The War-Metaphor

Utah’s Rock Canyon holds the climbing equivalent of a marathon. It’s called Squawstruck, a 1900 foot sport climb from the base of the mountain to the summit of Squawpeak, one of the tallest mountains in the area. America contains only one longer sport climb.

When I first started climbing, I would look at the Squawstruck line as if it were an ogre, massive, bumpy, and ugly, leering at me and reminding me that I was not much of a climber. I resolved to conquer the route someday, and I began training with a friend to tackle the monster.

We couldn’t do it. Not the first time anyway. Our first attempt was a failed 15 hour excursion that ended with us rappelling down and a making a long walk home.

After the first failure our training recommenced with a vengeance, and we worked as if we had some kind of vendetta towards the king of Rock Canyon. We finally sent Squawstruck in a plodding 17 hours. The climb was a lot like the fight at the end of Rocky. We had been beaten and bloody, but we had not been knocked out. The first half of the climb had gone well, after all we had done it before, but the second half was a relentless series of roofs and extremely difficult face climbs. A short section of two easy routes gives a little bit of relief before the finish over an enormous roof that leads to the summit.

I hung and rested in front of the final roof, completely drained, cold winds wailing around me in the dark of night. I wanted to go back. I wanted to do anything except climb that roof with my bruised and swollen fingers. In a surge of frustration and anger I grabbed onto those depressingly small holds and pulled over the roof. We stayed at the summit for a few minutes, glanced at the city lights below us and started the 4 mile hike down.

I didn’t feel good about the climb. In particular, I was disturbed by the surge of anger that had propelled me to the summit. Shortly after the climb I first heard about the war-metaphor. The idea is that humans conceive of life as a battle, a fight. It’s always me vs. something: me vs. the test, me vs. the job, me vs. the climb. Our language is filled with things like, “That test kicked my butt,” or “I crushed the interview.”

Violence and war are some of the primary themes whereby we interpret the world. I realized this perspective was the cause of much of the stress and dissatisfaction in my life. The constant mentality of being in a fight with something—be it a rock wall, a test, or a project—was wearing me down and making me unhappy. I think this may have been part of what Jesus meant when he said “All they that take the sword will perish with the sword.” I was unsettled by this realization and how much of my life it characterized. In spite of this, I couldn’t really think of an alternative to the war-metaphor until I returned to Squawstruck.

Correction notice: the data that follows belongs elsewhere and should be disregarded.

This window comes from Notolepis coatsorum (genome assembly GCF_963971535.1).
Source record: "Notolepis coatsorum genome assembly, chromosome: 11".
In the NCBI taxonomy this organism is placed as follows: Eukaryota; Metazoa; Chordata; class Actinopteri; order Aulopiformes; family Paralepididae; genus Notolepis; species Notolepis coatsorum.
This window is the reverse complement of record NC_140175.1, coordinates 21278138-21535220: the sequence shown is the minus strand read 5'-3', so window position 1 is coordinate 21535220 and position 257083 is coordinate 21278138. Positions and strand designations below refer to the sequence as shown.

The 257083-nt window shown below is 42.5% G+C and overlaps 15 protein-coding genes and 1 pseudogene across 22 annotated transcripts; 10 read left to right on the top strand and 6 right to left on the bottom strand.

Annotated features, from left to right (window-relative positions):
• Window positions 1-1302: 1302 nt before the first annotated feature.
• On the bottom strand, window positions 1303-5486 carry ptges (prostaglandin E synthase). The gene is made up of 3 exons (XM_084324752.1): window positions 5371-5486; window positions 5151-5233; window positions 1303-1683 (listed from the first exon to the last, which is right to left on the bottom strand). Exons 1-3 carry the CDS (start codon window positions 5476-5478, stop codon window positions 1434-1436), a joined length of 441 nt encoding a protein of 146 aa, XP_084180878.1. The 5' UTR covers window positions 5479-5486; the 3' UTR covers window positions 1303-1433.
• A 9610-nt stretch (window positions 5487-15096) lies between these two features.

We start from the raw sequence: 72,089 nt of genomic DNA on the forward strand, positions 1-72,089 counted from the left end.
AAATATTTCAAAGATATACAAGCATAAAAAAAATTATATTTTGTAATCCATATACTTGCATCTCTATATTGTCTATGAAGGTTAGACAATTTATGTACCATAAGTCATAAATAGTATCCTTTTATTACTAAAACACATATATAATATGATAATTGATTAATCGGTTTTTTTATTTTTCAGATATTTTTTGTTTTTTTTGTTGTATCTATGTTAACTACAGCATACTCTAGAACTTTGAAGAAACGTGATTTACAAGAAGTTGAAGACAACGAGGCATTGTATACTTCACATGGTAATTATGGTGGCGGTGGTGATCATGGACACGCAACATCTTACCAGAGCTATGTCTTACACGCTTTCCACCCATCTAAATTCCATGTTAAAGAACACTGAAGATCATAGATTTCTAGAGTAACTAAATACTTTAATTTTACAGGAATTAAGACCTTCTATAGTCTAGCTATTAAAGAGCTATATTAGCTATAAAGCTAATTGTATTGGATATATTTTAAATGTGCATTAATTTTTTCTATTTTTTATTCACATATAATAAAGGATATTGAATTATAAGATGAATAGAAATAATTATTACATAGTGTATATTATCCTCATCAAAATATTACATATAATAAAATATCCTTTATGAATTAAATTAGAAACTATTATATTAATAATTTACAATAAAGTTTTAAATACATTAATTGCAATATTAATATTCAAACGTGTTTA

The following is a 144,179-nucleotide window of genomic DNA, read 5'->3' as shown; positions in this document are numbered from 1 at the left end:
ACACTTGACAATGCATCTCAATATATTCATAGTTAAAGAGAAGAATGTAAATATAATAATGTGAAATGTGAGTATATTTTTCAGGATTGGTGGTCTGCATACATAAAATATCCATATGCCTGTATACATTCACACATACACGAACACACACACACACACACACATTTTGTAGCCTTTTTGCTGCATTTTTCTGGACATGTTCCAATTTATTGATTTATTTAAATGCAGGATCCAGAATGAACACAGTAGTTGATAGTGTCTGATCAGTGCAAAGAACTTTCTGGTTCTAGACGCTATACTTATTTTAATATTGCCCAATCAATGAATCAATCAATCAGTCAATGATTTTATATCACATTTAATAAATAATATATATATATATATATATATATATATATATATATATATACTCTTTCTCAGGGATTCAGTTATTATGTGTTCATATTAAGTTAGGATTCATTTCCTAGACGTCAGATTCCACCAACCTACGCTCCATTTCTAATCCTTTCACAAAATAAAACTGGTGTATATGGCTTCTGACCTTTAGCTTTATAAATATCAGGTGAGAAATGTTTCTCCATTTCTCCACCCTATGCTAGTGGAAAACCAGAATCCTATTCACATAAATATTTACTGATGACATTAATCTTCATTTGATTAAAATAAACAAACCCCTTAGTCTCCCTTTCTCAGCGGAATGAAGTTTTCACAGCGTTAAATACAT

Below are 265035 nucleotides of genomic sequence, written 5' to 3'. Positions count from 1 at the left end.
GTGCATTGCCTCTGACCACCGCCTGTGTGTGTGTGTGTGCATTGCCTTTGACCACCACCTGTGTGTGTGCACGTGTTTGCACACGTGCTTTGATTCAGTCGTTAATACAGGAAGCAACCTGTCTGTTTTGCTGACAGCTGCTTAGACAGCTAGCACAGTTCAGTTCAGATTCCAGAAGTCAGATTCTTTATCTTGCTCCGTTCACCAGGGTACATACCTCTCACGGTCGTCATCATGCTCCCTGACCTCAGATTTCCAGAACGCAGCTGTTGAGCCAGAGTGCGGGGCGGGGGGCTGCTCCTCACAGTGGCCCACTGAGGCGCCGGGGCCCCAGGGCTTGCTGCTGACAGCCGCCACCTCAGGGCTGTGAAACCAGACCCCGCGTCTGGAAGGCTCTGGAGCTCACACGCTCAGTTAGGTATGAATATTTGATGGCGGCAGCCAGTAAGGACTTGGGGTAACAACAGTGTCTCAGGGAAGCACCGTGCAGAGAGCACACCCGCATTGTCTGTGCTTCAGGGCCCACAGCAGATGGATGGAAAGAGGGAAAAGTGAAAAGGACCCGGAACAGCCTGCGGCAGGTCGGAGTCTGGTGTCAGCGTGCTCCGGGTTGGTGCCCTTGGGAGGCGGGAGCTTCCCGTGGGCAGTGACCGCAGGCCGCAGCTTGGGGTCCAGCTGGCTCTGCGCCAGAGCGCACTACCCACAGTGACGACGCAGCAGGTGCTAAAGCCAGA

I had been feeling like there was still something to learn from the route, so I went back this weekend to try and figure out what that was. I climbed for the sake of climbing this time. I didn’t have anything to prove to myself or anyone else.  I just climbed.

While climbing, I saw something I had never seen before. I stopped to look at the scenery of the climb for the first time. The last time we were on the route we were in such a rush to avoid getting caught in the dark that we didn’t even slow down to look at the view our massive elevation offered. We had taken a cursory of the valley from the top and hurried home. As I stopped to look at scenery in the middle of the climb, I saw an aspect of the canyon I had never seen before and realized the value of looking at things from the middle and not just the end.

I turned and saw that the canyon had several slot canyons that looked like waves of stone, each shaped like a surfer’s dream wave that had been struck with Medusa’s gaze. It looked like an ocean of stone rolling towards the city at the mouth of the canyon. A peak I had never noticed before jutted up above these waves like a new earth, and the changing leaves  made the mountainside forests look like rivulets of gold dripping off this nascent earth, newly emerged from a sea of stone. It was gorgeous. In all of my time in the canyon I can’t believe I had never seen this area that looked like a whole new world of potential climbing and exploration. Then again, I had never stopped to look. I had been too busy fighting my battle with Squawstruck.

I discovered the journey-metaphor on this weekend on Squawstruck. Life doesn’t have to be a battle; it can be a journey full of sights to see and things to experience instead of a set of foes to vanquish or obstacles to overcome. This perspective can turn something arduous into something beautiful. I was still exhausted after the climb, but I felt a sense of joy and wonder at the beauties of the forest as we made the 4 mile descent.

Our lives don’t have to be a war. If we perceive our experiences in terms of a battle then we will be harmed by the violent and aggressive thought process. The war-metaphor may be strong enough to get us over a single roof, but it will exhaust the mind and the spirit in the long run. Life can be interpreted in terms of a journey or a trip, and this perspective has the power to reveal worlds of potential we’ve never seen before.

16,056 Responses to “The War-Metaphor”

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    •    brandon Says:

      The idea of a war metaphor was something that a college professor mentioned to me in, of all places, a class on women’s literature, and its been something i’ve thought about a lot since then.

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